8 a.m. Lynn Sweet’s rules of the road for social distancing while walking, running and biking

As some of our COVID-19 pandemic lockdown rules in Illinois are easing and the spring weather is bringing us outside more frequently to walk, run and bike, I’ve been navigating the new normal while social distancing. There is no best practices manual for this.

I’m a speed walker. I aim at five miles a day. As I roam around, I’ve made it a point to observe social or physical distancing behavior — who among us tries to observe the six feet; who doesn’t; and whether lapses appear willful or the result of being oblivious. I’ve become a student of the various tactics people are using and developing some of my own.

Here are some of the Sweet Outdoor Rules of the Road:

1. It’s on me.

Social distancing is key to avoiding the spread of COVID-19. There are all sorts of persuasion messaging and advertising campaigns ongoing to convince people to stay six feet apart. Yet people don’t. Maybe it’s a spatial dissonance thing? A political statement? Youthful rebellion? Entitlement? Free floating hostility? Ignorance? Doesn’t matter why.

Since I care more than you may do about this six-feet thing, it’s on me to get out of your way.

“In general, what we know is,” Ring said, “you can’t change another person’s behavior. You can only change your own.”

2. Make peace with doing the easiest thing to create the six feet: cross the street, take a turn, whatever. Remember we are living in difficult times.

“We are seeing a rise in depression, anxiety, PTSD,” Ring said. Add to that people struggling with financial and relationship burdens.

3. Maintain situational awareness. Do not stop in the middle of a sidewalk or path to read your email or chat on the phone. Move off the sidewalk or path.

Check out four more of Lynn Sweet’s rules for the road here.

7:55 a.m. Here’s what you can expect when you take a fitness class, get a haircut or go out to eat under Phase 3 of Pritzker’s reopening plan

Gov. J.B. Pritzker released guidelines Sunday for retailers, manufacturers, barbershops, salons, health and fitness centers, and other businesses that will be allowed to reopen in coming days as the state enters the next phase of its “Restore Illinois” plan.

In addition to social distancing, wearing masks and hand-washing, Phase 3 of Pritzker’s plan includes some specific guidelines for places like gyms, hair salons and day camps:

  • Youth sports activities are limited to drills, practices and lessons that involve no contact between kids and allow for six feet of social distancing to be maintained.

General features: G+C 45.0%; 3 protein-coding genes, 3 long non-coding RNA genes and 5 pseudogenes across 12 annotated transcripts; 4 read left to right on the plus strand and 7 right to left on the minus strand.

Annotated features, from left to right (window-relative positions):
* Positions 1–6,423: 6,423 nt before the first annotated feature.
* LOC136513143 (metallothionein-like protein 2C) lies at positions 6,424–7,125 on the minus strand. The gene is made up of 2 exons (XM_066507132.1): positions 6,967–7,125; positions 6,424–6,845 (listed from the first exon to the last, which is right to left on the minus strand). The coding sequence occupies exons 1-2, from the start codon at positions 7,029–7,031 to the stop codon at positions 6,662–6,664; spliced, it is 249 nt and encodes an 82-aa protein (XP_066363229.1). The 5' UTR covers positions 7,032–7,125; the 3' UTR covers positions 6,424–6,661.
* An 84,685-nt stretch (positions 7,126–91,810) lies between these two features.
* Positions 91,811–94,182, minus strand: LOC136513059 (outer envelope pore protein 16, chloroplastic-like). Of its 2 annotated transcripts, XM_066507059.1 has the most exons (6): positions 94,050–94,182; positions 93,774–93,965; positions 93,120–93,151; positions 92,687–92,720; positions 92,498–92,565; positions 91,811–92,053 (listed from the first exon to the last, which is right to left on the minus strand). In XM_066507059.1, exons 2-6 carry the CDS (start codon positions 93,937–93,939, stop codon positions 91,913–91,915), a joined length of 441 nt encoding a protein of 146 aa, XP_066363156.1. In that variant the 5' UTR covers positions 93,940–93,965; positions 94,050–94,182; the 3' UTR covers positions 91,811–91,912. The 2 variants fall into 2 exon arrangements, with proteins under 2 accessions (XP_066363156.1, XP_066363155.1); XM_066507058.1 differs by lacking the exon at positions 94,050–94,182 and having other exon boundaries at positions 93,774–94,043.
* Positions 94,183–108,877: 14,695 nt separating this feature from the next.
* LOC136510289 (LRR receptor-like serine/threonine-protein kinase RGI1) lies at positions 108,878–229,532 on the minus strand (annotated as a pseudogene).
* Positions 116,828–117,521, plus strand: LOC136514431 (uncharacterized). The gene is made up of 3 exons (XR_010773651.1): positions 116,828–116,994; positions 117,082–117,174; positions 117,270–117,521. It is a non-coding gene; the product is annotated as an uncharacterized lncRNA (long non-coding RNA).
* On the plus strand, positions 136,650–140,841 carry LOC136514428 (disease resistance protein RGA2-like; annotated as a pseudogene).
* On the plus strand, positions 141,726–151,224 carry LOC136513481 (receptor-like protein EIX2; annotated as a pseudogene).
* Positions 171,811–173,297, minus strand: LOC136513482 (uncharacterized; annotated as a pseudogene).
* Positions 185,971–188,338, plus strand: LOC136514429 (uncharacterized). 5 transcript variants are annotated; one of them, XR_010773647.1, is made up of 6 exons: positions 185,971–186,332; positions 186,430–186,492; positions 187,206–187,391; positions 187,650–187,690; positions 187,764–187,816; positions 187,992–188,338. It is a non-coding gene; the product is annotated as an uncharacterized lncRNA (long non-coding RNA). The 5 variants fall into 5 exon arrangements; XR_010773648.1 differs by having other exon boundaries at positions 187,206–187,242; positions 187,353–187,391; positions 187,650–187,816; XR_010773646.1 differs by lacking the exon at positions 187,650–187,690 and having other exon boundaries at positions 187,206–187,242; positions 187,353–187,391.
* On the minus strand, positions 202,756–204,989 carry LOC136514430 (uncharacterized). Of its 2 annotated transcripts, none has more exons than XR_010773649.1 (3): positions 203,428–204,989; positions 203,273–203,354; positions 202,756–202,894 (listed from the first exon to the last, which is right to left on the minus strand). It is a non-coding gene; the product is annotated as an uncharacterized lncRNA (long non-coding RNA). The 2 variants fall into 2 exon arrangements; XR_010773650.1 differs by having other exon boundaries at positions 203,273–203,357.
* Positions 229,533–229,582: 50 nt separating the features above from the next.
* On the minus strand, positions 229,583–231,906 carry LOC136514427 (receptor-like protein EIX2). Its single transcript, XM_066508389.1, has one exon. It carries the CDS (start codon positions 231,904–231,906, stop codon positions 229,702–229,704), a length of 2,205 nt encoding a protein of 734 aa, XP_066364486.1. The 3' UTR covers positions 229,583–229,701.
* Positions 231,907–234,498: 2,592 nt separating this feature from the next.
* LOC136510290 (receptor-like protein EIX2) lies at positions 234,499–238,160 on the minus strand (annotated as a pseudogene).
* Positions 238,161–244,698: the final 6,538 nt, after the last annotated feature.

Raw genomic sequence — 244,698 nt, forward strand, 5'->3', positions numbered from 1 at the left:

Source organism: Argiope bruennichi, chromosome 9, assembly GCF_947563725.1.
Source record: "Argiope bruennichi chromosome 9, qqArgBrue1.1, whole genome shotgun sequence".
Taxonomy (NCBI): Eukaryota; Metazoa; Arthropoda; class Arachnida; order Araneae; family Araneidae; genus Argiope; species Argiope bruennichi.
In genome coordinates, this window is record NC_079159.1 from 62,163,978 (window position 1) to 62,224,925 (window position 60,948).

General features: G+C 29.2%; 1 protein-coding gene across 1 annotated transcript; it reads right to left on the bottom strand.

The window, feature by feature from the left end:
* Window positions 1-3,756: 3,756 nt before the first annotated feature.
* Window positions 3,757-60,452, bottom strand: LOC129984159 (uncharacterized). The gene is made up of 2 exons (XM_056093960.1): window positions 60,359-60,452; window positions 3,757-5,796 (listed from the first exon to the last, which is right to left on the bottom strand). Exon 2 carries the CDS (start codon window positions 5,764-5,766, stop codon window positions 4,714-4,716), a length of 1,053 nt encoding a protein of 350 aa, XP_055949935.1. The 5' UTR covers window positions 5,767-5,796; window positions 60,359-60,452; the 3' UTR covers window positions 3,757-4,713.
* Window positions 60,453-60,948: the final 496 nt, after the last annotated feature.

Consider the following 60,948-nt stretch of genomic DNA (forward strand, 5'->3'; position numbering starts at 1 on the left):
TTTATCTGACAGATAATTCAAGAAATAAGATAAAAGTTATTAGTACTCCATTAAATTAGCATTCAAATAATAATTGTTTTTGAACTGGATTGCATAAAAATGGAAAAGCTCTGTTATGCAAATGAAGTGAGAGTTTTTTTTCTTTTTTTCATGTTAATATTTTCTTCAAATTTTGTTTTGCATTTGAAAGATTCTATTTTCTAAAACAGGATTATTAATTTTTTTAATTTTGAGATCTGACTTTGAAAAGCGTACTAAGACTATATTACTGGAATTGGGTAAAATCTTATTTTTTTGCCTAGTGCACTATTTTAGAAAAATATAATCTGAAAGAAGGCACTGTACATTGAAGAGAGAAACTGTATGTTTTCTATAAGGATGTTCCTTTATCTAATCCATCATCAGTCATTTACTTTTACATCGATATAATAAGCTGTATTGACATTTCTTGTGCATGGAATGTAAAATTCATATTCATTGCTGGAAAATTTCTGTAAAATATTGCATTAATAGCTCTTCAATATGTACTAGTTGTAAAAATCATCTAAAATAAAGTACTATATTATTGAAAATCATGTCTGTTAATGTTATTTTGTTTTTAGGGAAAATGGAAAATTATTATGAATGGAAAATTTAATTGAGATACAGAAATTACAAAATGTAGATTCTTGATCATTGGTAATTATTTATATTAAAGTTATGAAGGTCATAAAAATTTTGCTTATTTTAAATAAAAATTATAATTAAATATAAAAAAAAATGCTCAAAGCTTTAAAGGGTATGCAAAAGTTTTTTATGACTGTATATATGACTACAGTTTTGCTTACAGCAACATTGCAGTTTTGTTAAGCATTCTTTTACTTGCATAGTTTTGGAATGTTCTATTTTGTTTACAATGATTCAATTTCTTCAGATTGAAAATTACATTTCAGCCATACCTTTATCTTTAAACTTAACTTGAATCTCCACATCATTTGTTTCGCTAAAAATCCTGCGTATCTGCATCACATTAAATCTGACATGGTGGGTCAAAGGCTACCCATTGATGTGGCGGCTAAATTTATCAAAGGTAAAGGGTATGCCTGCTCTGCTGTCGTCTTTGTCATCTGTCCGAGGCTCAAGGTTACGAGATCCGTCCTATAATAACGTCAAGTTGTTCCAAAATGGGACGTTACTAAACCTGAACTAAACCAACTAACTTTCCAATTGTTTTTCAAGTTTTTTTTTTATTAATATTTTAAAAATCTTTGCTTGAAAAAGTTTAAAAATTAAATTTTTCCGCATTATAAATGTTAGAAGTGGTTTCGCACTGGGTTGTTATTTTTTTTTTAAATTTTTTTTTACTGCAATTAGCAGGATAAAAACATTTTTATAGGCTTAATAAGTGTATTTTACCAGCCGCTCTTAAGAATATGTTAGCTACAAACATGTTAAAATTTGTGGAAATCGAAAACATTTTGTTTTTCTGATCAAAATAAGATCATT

• Fitness classes are limited to one on one training, outdoor classes with a maximum of 10 participants and no contact between attendees.
  • Personal care services, like those you get at hair salons, barbershops, nail salons, spas, massage parlors, waxing centers and tattoo parlors, can only be performed while the customer and employee are both wearing face masks.
  • Massages and body treatments, like masks and scrubs, are limited to 30 minutes or less.
  • Camps can only take place during the day; overnight camps are not allowed.
  • Restaurants and bars can be open for outdoor dining only and limited to parties of six people or fewer.

Read the full story for more on the Phase 3 guidelines here.

7:30 a.m. 67 more Illinois coronavirus deaths announced as state inches toward Phase 3

Another 67 Illinois residents have died of COVID-19, state officials announced Sunday, increasing the state’s pandemic death toll to 4,856.

The Illinois Department of Public Health also processed 25,674 new tests and identified 2,508 new cases, bringing the state’s total case count — although many have recovered — to 110,304.

That represents a 9.7% statewide test positivity rate, lowering the state’s rolling seven-day positivity rate to 12%. The rate in the Northeast Region — which includes Cook County — was 15% on Sunday.

The new numbers were disclosed shortly after Gov. J.B. Pritzker announced new specific guidelines for businesses and activities planning to reopen when the state progresses to the third phase of the “Restore Illinois” plan in the coming days.

Read the full report from Ben Pope here.


New cases


Analysis & Commentary

7:30 a.m. What we leave behind and what we welcome as city moves toward reopening

As the city moves cautiously to re-open its isolation doors next week in the wake of a COVID-19 fatalities decline, expect an eraser to appear. Expect change.

It’s not a stretch to consider new hustle and bustle to eradicate the following:

  • A very quiet morning.
  • The sound of birds ALL day.
  • The actual noise of wheeled grocery store carts; the language of muffled “mask” speech.
  • Wildflowers given a chance to sow before the Spring mow on public property.
  • The actual sound of our Windy City’s wind.
  • Silence beyond six feet.
  • Big-time family time.
  • People actually walking their OWN dogs.
  • The friendly street “nod” from muffled masked strangers.
  • The time during the workweek when we actually heard our doorbell ring; answered our own door; and had an extended, uninterrupted conversation with a close friend.
  • The mea culpa moment, as a Catholic, of attending Sunday mass via TV at home, with a cup of coffee and a great sermon from the top hat, Cardinal Blase Cupich.
  • The seismic shift from horizontal to vertical, when elevators in our city’s concrete canyon come alive.
  • And the gift during our isolation of a tiny window into life in rural America or small town, USA, where restaurants are rare, elevators are non-existent and no one hires dog walkers.

Here’s what will soon be back barring the scientific possibility coronavirus clubs us this Fall.

  • Jobs.
  • Traffic.
  • Noise.
  • Cars everywhere.
  • The parking pandemic.
  • And yikes! Remembering that every piece of unpackaged food in a grocery store has probably been touched by someone’s hand.
  • Cautiously reopening Chicago is a good thing; so are eyes not having to weep for virus victims.

But let’s not forget the little gifts during this nightmare. Just saying. Never forget to be grateful for the little things.

Read Michael Sneed’s full column here.